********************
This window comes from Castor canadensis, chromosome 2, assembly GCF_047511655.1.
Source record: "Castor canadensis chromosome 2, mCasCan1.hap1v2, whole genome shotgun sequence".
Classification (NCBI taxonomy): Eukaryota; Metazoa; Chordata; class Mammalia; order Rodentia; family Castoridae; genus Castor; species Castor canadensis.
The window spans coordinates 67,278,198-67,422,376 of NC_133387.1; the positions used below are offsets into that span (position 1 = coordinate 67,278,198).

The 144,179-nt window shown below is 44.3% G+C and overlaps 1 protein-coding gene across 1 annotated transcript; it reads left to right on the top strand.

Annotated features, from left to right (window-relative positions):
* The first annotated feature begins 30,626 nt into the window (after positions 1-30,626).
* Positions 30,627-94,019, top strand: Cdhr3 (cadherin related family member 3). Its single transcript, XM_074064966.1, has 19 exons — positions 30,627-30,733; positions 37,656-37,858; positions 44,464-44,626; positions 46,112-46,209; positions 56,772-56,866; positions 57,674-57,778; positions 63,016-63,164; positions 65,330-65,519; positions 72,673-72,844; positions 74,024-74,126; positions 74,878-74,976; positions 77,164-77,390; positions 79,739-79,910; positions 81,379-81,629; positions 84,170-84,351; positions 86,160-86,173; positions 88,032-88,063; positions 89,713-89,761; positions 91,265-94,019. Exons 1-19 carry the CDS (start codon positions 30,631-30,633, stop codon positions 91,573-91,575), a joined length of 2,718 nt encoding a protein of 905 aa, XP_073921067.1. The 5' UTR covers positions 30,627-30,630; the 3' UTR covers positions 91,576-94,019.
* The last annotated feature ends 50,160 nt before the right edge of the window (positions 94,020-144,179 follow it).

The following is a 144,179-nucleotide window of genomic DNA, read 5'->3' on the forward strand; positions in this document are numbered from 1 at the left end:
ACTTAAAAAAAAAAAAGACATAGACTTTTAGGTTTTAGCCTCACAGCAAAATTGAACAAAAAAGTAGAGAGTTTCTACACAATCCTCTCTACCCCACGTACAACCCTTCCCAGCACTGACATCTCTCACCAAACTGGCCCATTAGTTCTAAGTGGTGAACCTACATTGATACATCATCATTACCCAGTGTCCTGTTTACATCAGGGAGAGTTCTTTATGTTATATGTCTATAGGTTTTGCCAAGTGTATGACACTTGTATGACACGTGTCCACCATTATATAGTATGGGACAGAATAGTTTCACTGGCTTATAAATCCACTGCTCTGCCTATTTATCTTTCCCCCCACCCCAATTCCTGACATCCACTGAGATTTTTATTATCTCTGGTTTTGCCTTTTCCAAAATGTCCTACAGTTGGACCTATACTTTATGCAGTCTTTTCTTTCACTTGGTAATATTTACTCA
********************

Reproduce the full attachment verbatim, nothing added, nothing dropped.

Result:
This window comes from Castor canadensis, chromosome 2, assembly GCF_047511655.1.
Source record: "Castor canadensis chromosome 2, mCasCan1.hap1v2, whole genome shotgun sequence".
Classification (NCBI taxonomy): Eukaryota; Metazoa; Chordata; class Mammalia; order Rodentia; family Castoridae; genus Castor; species Castor canadensis.
The window spans coordinates 67,278,198-67,422,376 of NC_133387.1; the positions used below are offsets into that span (position 1 = coordinate 67,278,198).

The 144,179-nt window shown below is 44.3% G+C and overlaps 1 protein-coding gene across 1 annotated transcript; it reads left to right on the top strand.

Annotated features, from left to right (window-relative positions):
* The first annotated feature begins 30,626 nt into the window (after positions 1-30,626).
* Positions 30,627-94,019, top strand: Cdhr3 (cadherin related family member 3). Its single transcript, XM_074064966.1, has 19 exons — positions 30,627-30,733; positions 37,656-37,858; positions 44,464-44,626; positions 46,112-46,209; positions 56,772-56,866; positions 57,674-57,778; positions 63,016-63,164; positions 65,330-65,519; positions 72,673-72,844; positions 74,024-74,126; positions 74,878-74,976; positions 77,164-77,390; positions 79,739-79,910; positions 81,379-81,629; positions 84,170-84,351; positions 86,160-86,173; positions 88,032-88,063; positions 89,713-89,761; positions 91,265-94,019. Exons 1-19 carry the CDS (start codon positions 30,631-30,633, stop codon positions 91,573-91,575), a joined length of 2,718 nt encoding a protein of 905 aa, XP_073921067.1. The 5' UTR covers positions 30,627-30,630; the 3' UTR covers positions 91,576-94,019.
* The last annotated feature ends 50,160 nt before the right edge of the window (positions 94,020-144,179 follow it).

The following is a 144,179-nucleotide window of genomic DNA, read 5'->3' on the forward strand; positions in this document are numbered from 1 at the left end:
ACTTAAAAAAAAAAAAGACATAGACTTTTAGGTTTTAGCCTCACAGCAAAATTGAACAAAAAAGTAGAGAGTTTCTACACAATCCTCTCTACCCCACGTACAACCCTTCCCAGCACTGACATCTCTCACCAAACTGGCCCATTAGTTCTAAGTGGTGAACCTACATTGATACATCATCATTACCCAGTGTCCTGTTTACATCAGGGAGAGTTCTTTATGTTATATGTCTATAGGTTTTGCCAAGTGTATGACACTTGTATGACACGTGTCCACCATTATATAGTATGGGACAGAATAGTTTCACTGGCTTATAAATCCACTGCTCTGCCTATTTATCTTTCCCCCCACCCCAATTCCTGACATCCACTGAGATTTTTATTATCTCTGGTTTTGCCTTTTCCAAAATGTCCTACAGTTGGACCTATACTTTATGCAGTCTTTTCTTTCACTTGGTAATATTTACTCA